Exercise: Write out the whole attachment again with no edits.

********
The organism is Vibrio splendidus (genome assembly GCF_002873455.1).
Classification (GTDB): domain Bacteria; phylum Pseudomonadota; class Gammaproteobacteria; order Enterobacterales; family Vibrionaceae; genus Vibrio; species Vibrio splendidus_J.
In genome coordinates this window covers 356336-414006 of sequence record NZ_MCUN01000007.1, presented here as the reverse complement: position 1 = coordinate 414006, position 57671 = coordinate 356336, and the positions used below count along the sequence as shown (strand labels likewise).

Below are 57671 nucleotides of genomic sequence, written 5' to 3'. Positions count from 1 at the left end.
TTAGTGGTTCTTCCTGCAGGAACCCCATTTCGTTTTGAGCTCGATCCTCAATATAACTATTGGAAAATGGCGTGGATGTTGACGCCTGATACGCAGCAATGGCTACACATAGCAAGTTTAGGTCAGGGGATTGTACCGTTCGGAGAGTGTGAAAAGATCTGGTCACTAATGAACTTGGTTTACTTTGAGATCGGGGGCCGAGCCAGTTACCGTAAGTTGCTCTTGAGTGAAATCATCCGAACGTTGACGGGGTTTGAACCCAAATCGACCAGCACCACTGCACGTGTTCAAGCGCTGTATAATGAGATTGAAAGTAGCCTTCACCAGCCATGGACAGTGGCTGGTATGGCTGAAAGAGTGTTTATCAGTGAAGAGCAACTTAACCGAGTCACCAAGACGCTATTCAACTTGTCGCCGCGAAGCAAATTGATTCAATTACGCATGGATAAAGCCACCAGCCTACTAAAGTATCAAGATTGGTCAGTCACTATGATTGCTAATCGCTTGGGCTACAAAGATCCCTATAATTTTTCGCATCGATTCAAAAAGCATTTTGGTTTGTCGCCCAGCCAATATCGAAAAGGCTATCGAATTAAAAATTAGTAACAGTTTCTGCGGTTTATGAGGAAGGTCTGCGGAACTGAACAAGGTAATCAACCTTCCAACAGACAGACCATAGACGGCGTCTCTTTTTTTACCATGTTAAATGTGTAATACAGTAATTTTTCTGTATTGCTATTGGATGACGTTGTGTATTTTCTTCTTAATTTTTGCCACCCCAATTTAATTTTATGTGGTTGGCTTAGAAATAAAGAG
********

The organism is Vibrio splendidus (genome assembly GCF_002873455.1).
Classification (GTDB): domain Bacteria; phylum Pseudomonadota; class Gammaproteobacteria; order Enterobacterales; family Vibrionaceae; genus Vibrio; species Vibrio splendidus_J.
In genome coordinates this window covers 356336-414006 of sequence record NZ_MCUN01000007.1, presented here as the reverse complement: position 1 = coordinate 414006, position 57671 = coordinate 356336, and the positions used below count along the sequence as shown (strand labels likewise).

Below are 57671 nucleotides of genomic sequence, written 5' to 3'. Positions count from 1 at the left end.
TTAGTGGTTCTTCCTGCAGGAACCCCATTTCGTTTTGAGCTCGATCCTCAATATAACTATTGGAAAATGGCGTGGATGTTGACGCCTGATACGCAGCAATGGCTACACATAGCAAGTTTAGGTCAGGGGATTGTACCGTTCGGAGAGTGTGAAAAGATCTGGTCACTAATGAACTTGGTTTACTTTGAGATCGGGGGCCGAGCCAGTTACCGTAAGTTGCTCTTGAGTGAAATCATCCGAACGTTGACGGGGTTTGAACCCAAATCGACCAGCACCACTGCACGTGTTCAAGCGCTGTATAATGAGATTGAAAGTAGCCTTCACCAGCCATGGACAGTGGCTGGTATGGCTGAAAGAGTGTTTATCAGTGAAGAGCAACTTAACCGAGTCACCAAGACGCTATTCAACTTGTCGCCGCGAAGCAAATTGATTCAATTACGCATGGATAAAGCCACCAGCCTACTAAAGTATCAAGATTGGTCAGTCACTATGATTGCTAATCGCTTGGGCTACAAAGATCCCTATAATTTTTCGCATCGATTCAAAAAGCATTTTGGTTTGTCGCCCAGCCAATATCGAAAAGGCTATCGAATTAAAAATTAGTAACAGTTTCTGCGGTTTATGAGGAAGGTCTGCGGAACTGAACAAGGTAATCAACCTTCCAACAGACAGACCATAGACGGCGTCTCTTTTTTTACCATGTTAAATGTGTAATACAGTAATTTTTCTGTATTGCTATTGGATGACGTTGTGTATTTTCTTCTTAATTTTTGCCACCCCAATTTAATTTTATGTGGTTGGCTTAGAAATAAAGAG